Monday, July 18, 2016

Reducing Your Sentence Post-Conviction

Even after someone has been convicted and sentenced, there may still be relief. 

A defendant may be able to seek a sentencing reduction under Florida Rule of Criminal Procedure 3.800 even if the sentence was legal. The Rule allows for a sentence to be corrected, reduced, or modified (a) to correct an error such as a miscalculation or illegal sentence or (c) for any or no reason, under the judge's discretion. For legal sentences, the request must be made within 60 days of the sentencing. Your lawyer will file a motion with the original judge outlying reasons for the reduction. It will be up to the judge to exercise discretion and allow the sentence to be reduced.

If the defendant believes the sentence was incorrect or illegal on some grounds, a motion to alter the sentence may be filed at any time. The reasons should be thoroughly researched by your attorney before presenting the motion. (Note that the motion to alter or reduce the sentence does not challenge the conviction. Rather, it assumes the crime and challenges the punishment). One frequently encountered sentencing error arises under Section 775.082(10), Florida Statutes. The statute states:

If a defendant is sentenced for an offense committed on or after July 1, 2009, which is a third degree felony but not a forcible felony as defined in s. 776.08, and excluding any third degree felony violation under chapter 810, and if the total sentence points pursuant to s. 921.0024 are 22 points or fewer, the court must sentence the offender to a nonstate prison sanction. However, if the court makes written findings that a nonstate prison sanction could present a danger to the public, the court may sentence the offender to a state correctional facility pursuant to this section.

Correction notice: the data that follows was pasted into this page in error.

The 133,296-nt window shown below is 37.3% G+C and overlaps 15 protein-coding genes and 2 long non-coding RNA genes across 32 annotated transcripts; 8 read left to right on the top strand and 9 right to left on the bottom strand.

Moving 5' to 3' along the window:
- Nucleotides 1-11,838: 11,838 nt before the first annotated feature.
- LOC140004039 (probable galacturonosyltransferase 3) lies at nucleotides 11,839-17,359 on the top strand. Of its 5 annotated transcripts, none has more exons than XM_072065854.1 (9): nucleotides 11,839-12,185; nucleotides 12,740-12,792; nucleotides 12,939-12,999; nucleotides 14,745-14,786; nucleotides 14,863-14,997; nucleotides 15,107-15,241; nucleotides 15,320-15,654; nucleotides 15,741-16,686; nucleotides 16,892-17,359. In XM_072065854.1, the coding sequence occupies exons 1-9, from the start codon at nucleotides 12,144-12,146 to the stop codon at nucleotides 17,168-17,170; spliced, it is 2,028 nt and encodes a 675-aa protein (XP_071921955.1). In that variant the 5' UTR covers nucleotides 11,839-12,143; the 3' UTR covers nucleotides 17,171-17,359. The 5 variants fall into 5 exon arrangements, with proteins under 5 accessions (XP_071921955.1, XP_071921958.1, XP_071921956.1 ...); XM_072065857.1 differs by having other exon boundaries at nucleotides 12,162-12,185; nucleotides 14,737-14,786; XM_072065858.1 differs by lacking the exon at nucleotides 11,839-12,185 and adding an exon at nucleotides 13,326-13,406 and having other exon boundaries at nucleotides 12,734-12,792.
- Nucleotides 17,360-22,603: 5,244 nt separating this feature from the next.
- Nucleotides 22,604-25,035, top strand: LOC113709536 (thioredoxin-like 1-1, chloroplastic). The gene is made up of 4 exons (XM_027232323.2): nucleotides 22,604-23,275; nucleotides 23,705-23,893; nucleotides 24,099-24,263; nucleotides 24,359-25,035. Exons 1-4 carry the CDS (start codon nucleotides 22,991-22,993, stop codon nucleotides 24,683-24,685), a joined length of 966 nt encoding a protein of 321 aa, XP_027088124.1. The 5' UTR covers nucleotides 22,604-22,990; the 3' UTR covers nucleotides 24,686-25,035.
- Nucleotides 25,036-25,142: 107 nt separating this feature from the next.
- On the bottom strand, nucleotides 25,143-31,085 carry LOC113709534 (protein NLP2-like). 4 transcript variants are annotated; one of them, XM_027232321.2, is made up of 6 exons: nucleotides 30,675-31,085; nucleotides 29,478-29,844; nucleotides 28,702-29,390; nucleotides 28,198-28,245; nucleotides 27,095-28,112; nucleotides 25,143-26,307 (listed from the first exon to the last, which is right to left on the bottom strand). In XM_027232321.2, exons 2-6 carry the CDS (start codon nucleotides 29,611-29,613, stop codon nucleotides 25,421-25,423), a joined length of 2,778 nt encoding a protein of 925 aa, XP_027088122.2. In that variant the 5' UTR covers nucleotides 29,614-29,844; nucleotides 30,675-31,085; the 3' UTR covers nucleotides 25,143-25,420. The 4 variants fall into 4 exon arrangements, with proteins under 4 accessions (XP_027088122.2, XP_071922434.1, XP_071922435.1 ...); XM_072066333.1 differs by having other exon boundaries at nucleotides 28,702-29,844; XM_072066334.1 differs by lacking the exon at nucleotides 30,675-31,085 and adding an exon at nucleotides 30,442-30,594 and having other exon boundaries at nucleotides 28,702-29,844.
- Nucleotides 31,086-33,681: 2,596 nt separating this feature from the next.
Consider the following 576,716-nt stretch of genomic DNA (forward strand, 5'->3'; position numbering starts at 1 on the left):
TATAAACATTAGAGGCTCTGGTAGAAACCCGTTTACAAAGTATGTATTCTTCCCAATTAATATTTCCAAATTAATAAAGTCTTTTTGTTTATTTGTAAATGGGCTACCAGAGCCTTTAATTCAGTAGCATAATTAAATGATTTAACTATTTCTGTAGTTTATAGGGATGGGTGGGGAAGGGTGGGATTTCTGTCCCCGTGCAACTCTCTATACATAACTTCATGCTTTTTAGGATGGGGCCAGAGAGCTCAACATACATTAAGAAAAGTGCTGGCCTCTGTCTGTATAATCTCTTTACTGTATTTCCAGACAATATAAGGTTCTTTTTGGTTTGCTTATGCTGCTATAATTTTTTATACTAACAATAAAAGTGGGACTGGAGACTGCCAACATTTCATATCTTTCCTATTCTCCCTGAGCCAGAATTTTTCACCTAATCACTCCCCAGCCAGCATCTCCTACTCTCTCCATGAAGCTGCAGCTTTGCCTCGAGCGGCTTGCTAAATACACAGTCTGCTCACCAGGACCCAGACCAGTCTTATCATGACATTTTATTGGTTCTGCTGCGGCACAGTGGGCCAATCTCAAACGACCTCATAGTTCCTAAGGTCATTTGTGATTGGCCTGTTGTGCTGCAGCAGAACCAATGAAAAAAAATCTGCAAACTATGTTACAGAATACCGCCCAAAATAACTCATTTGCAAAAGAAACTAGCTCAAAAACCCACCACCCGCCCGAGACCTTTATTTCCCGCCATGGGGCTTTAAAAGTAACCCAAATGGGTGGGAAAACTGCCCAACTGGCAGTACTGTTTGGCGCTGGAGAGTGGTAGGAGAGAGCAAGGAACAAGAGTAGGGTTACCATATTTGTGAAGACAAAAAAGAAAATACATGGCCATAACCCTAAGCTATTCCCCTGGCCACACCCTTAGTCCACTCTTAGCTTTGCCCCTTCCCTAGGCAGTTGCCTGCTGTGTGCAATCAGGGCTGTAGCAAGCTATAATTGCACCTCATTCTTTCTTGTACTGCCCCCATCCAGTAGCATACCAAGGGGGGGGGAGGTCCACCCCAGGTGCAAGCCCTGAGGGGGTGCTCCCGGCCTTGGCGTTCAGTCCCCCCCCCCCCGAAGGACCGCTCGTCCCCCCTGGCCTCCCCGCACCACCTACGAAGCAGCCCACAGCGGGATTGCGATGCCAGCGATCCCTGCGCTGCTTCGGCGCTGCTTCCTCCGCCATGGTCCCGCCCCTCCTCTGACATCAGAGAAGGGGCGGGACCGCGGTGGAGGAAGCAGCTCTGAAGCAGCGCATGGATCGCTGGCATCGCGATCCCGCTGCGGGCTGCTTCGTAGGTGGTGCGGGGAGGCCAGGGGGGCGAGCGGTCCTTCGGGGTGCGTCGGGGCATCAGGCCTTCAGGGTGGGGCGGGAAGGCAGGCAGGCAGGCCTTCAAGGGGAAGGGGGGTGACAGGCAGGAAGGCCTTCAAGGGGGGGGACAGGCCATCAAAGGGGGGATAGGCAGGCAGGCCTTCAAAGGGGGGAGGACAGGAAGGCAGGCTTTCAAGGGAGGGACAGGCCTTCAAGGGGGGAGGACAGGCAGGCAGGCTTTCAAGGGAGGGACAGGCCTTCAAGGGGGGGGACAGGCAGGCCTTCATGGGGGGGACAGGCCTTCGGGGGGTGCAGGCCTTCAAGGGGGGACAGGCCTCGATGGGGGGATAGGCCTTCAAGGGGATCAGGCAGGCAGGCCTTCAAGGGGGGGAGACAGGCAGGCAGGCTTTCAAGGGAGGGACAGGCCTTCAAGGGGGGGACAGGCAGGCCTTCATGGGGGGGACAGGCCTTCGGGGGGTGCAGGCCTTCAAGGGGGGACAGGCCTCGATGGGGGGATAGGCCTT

This means you may have committed a crime that has a maximum penalty of five years but may only be sentenced to a year or less. This statute was enacted in 2009 as a part of a cost-savings measure for the Department of Corrections, and the legislative staff analysis characterized the statute as a prison diversion approach pursuant to which the trial court was required to sentence certain non-violent low-scoring offenders to a non-state prison sanction unless the court finds that such a sentence could endanger the public.

If you or someone you know has a sentence you would like to be reduced, call us now at 813-815-0291.

No comments:

Post a Comment